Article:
The news that Prime Minister Manmohan Singh wants an annual agriculture survey from next year, similar to the pre-Budget Economic Survey, is perhaps aimed at kick-starting agricultural reforms. Agriculture had remained on the back burner ever since the Economic Reforms were unleashed in 1991, and has been literally crying for attention.
The Prime Minister's office, says a report in The Hindustan Times (Agriculture reform next on the menu? HT July 5, 2011) has called for an "analysis of policy issues, evaluation of schemes and their impact on farm economy." This is certainly a welcome step. But if what the Prime Minister told a select group of editors the other day is any indication, agriculture is in for still a worst crisis. Why I say so is because the word 'reform' only means more of privatisation. And privatisation in agriculture, especially for a country like India, would only acerbate the prevailing crisis by bringing in unsustainable technologies through inappropriate policy changes.
As per The Hindustan Times report: In case of retail, where a proposal to allow global chains to enter the Indian market is awaiting government decision, PM sought to push the case for allowing foreign investment arguing that it would help improve supply-chains and distribution of food supply. At the same time he tried to soothe swayed nerves of small traders who fear they might be out of business. "There is fear of small traders, but without breaking such institutional barriers, there is fear of food inflation. I am hoping we can make a beginning in these areas. These are some of the ideas that are uppermost in my mind," Singh said.
Although the Prime Minister did not mention the contentious term 'FDI in Retail' when he talked of allowing foreign investment to help improve supply chains thereby streamlining distribution of food supply, he actually implied that. I am aware that allowing FDI in Retail is uppermost in Prime Minister's mind and some news reports have indicated that an approval might come within a fortnight or so. As I have said earlier, that of course will be the beginning of the end of Indian agriculture.
Agriculture today is suffering from a terrible crisis resulting primarily from economic unviability and deepening unsustainablity. The tragedy of farm suicides and the growing economic distress is directly proportionate to the imposition of Green Revolution technology. It is true that farmers are burdened with mounting debt but what is not being realised is that the growing indebtedness is because farmers have been forced to buy technological inputs that have not only created the second-generation environmental impacts but also turned farming into a losing proposition.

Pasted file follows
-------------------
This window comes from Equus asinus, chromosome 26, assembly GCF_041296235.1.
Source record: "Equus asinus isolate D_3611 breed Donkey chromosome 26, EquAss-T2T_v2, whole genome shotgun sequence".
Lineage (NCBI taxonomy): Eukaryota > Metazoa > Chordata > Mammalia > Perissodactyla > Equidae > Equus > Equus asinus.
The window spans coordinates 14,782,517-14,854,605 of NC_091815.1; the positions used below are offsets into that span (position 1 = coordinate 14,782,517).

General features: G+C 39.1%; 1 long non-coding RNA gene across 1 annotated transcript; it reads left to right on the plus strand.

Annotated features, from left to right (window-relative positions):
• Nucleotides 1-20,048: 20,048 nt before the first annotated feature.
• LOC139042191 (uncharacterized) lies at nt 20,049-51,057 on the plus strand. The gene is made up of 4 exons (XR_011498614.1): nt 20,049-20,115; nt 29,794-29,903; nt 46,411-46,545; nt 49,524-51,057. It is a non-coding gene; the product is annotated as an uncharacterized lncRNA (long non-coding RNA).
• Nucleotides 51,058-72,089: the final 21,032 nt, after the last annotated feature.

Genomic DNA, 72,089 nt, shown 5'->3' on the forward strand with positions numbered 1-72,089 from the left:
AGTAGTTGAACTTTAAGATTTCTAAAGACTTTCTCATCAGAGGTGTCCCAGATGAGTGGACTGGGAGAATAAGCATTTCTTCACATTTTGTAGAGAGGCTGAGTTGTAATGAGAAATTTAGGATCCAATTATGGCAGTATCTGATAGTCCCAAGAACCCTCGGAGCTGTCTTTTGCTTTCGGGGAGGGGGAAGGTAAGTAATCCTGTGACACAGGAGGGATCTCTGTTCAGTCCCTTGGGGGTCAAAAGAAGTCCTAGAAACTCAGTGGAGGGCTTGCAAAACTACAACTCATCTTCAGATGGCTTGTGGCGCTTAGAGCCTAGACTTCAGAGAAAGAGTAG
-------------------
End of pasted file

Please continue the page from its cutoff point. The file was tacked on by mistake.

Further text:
From Green Revolution, India is fast moving towards what is popularly called Rainbow Revolution. All policies are being amended/designed to help facilitate the take over of small scale agriculture by corporates. Contract farming, future trading and FDI in food retail are some of the measures that can help agribusiness to take control over farming. And it is primarily to strengthen the control of agribusiness over agriculture that farmers are being pushed out of agriculture. The growing, often violent, conflicts over acquisition of land by the government on behalf of the companies only testifies the government's resolve to hand over agriculture to the industry.
Is this the way forward?
I don't think so. What India needs is a kind of agriculture that encourages production by the masses, and not for the masses. Displacing farmers, acquiring fertile land in the name of economic development, and allowing FDI in food retail are some measures that will destroy the very foundations of country's food security. Unfortunately, unlike corruption, the Supreme Court is not coming down heavily on the government's ineptness in handling agriculture. Somehow farming and agriculture has remained outside the thinking frame of the middle class. It is the least understood and the most exploited sector of the economy.
Reviving agriculture would therefore depend upon a right mix of public policies with appropriate action. Here is what I feel should be the approach to be adopted to truly reform agriculture: